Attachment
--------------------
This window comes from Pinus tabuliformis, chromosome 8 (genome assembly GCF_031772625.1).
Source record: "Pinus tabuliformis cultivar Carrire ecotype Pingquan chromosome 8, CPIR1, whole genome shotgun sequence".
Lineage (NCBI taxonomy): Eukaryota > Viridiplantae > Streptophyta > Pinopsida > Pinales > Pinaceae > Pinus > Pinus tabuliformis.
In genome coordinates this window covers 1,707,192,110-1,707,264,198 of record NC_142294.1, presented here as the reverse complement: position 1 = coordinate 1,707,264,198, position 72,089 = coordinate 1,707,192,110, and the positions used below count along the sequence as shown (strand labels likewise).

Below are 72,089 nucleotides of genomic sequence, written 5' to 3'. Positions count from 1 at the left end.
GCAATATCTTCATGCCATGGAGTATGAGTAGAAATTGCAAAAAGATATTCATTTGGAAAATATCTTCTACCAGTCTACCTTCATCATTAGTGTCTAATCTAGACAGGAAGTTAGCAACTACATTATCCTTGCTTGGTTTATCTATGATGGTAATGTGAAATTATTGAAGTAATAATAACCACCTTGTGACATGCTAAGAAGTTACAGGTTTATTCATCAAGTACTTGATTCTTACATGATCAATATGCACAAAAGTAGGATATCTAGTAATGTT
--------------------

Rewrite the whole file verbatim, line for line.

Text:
This window comes from Pinus tabuliformis, chromosome 8 (genome assembly GCF_031772625.1).
Source record: "Pinus tabuliformis cultivar Carrire ecotype Pingquan chromosome 8, CPIR1, whole genome shotgun sequence".
Lineage (NCBI taxonomy): Eukaryota > Viridiplantae > Streptophyta > Pinopsida > Pinales > Pinaceae > Pinus > Pinus tabuliformis.
In genome coordinates this window covers 1,707,192,110-1,707,264,198 of record NC_142294.1, presented here as the reverse complement: position 1 = coordinate 1,707,264,198, position 72,089 = coordinate 1,707,192,110, and the positions used below count along the sequence as shown (strand labels likewise).

Below are 72,089 nucleotides of genomic sequence, written 5' to 3'. Positions count from 1 at the left end.
GCAATATCTTCATGCCATGGAGTATGAGTAGAAATTGCAAAAAGATATTCATTTGGAAAATATCTTCTACCAGTCTACCTTCATCATTAGTGTCTAATCTAGACAGGAAGTTAGCAACTACATTATCCTTGCTTGGTTTATCTATGATGGTAATGTGAAATTATTGAAGTAATAATAACCACCTTGTGACATGCTAAGAAGTTACAGGTTTATTCATCAAGTACTTGATTCTTACATGATCAATATGCACAAAAGTAGGATATCTAGTAATGTT